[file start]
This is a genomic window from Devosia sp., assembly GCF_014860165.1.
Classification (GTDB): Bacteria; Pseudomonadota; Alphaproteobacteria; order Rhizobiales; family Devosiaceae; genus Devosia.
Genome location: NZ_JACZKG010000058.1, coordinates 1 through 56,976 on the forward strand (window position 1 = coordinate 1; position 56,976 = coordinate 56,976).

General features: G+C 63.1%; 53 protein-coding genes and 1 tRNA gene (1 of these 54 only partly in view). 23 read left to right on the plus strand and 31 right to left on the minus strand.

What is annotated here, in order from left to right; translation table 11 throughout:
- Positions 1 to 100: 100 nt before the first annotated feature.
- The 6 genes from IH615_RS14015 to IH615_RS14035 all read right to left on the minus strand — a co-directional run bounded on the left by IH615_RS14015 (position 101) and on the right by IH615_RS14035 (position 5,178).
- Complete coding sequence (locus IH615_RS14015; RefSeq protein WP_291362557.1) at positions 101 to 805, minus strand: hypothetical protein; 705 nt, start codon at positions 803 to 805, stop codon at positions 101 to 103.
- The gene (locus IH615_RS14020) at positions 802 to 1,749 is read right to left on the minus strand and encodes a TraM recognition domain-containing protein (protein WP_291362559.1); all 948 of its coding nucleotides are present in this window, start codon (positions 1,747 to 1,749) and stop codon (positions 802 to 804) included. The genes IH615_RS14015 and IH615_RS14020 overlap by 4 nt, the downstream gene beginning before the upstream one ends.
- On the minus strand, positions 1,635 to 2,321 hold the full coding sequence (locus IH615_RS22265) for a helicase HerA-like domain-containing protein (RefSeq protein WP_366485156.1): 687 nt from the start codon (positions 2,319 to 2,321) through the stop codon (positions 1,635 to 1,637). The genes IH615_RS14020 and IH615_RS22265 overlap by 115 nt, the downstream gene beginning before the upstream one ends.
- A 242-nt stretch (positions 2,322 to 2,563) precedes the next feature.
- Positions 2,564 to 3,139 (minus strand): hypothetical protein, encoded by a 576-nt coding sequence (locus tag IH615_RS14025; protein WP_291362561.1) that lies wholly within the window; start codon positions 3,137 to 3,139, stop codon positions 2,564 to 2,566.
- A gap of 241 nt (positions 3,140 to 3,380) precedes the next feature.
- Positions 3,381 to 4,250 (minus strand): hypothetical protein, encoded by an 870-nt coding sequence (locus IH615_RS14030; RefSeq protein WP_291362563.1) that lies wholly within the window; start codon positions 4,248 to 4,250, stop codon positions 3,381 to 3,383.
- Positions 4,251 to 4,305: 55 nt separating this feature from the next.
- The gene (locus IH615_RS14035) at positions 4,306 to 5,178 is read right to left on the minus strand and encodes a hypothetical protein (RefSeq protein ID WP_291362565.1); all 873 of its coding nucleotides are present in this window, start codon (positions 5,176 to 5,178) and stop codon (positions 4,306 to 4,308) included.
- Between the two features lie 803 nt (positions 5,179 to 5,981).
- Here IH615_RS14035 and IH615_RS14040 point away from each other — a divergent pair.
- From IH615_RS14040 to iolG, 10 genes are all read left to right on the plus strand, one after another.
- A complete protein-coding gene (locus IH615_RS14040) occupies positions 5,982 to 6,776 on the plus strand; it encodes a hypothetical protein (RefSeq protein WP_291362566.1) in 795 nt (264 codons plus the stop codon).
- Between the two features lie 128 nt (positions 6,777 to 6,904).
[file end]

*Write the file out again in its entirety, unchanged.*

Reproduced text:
This is a genomic window from Devosia sp., assembly GCF_014860165.1.
Classification (GTDB): Bacteria; Pseudomonadota; Alphaproteobacteria; order Rhizobiales; family Devosiaceae; genus Devosia.
Genome location: NZ_JACZKG010000058.1, coordinates 1 through 56,976 on the forward strand (window position 1 = coordinate 1; position 56,976 = coordinate 56,976).

General features: G+C 63.1%; 53 protein-coding genes and 1 tRNA gene (1 of these 54 only partly in view). 23 read left to right on the plus strand and 31 right to left on the minus strand.

What is annotated here, in order from left to right; translation table 11 throughout:
- Positions 1 to 100: 100 nt before the first annotated feature.
- The 6 genes from IH615_RS14015 to IH615_RS14035 all read right to left on the minus strand — a co-directional run bounded on the left by IH615_RS14015 (position 101) and on the right by IH615_RS14035 (position 5,178).
- Complete coding sequence (locus IH615_RS14015; RefSeq protein WP_291362557.1) at positions 101 to 805, minus strand: hypothetical protein; 705 nt, start codon at positions 803 to 805, stop codon at positions 101 to 103.
- The gene (locus IH615_RS14020) at positions 802 to 1,749 is read right to left on the minus strand and encodes a TraM recognition domain-containing protein (protein WP_291362559.1); all 948 of its coding nucleotides are present in this window, start codon (positions 1,747 to 1,749) and stop codon (positions 802 to 804) included. The genes IH615_RS14015 and IH615_RS14020 overlap by 4 nt, the downstream gene beginning before the upstream one ends.
- On the minus strand, positions 1,635 to 2,321 hold the full coding sequence (locus IH615_RS22265) for a helicase HerA-like domain-containing protein (RefSeq protein WP_366485156.1): 687 nt from the start codon (positions 2,319 to 2,321) through the stop codon (positions 1,635 to 1,637). The genes IH615_RS14020 and IH615_RS22265 overlap by 115 nt, the downstream gene beginning before the upstream one ends.
- A 242-nt stretch (positions 2,322 to 2,563) precedes the next feature.
- Positions 2,564 to 3,139 (minus strand): hypothetical protein, encoded by a 576-nt coding sequence (locus tag IH615_RS14025; protein WP_291362561.1) that lies wholly within the window; start codon positions 3,137 to 3,139, stop codon positions 2,564 to 2,566.
- A gap of 241 nt (positions 3,140 to 3,380) precedes the next feature.
- Positions 3,381 to 4,250 (minus strand): hypothetical protein, encoded by an 870-nt coding sequence (locus IH615_RS14030; RefSeq protein WP_291362563.1) that lies wholly within the window; start codon positions 4,248 to 4,250, stop codon positions 3,381 to 3,383.
- Positions 4,251 to 4,305: 55 nt separating this feature from the next.
- The gene (locus IH615_RS14035) at positions 4,306 to 5,178 is read right to left on the minus strand and encodes a hypothetical protein (RefSeq protein ID WP_291362565.1); all 873 of its coding nucleotides are present in this window, start codon (positions 5,176 to 5,178) and stop codon (positions 4,306 to 4,308) included.
- Between the two features lie 803 nt (positions 5,179 to 5,981).
- Here IH615_RS14035 and IH615_RS14040 point away from each other — a divergent pair.
- From IH615_RS14040 to iolG, 10 genes are all read left to right on the plus strand, one after another.
- A complete protein-coding gene (locus IH615_RS14040) occupies positions 5,982 to 6,776 on the plus strand; it encodes a hypothetical protein (RefSeq protein WP_291362566.1) in 795 nt (264 codons plus the stop codon).
- Between the two features lie 128 nt (positions 6,777 to 6,904).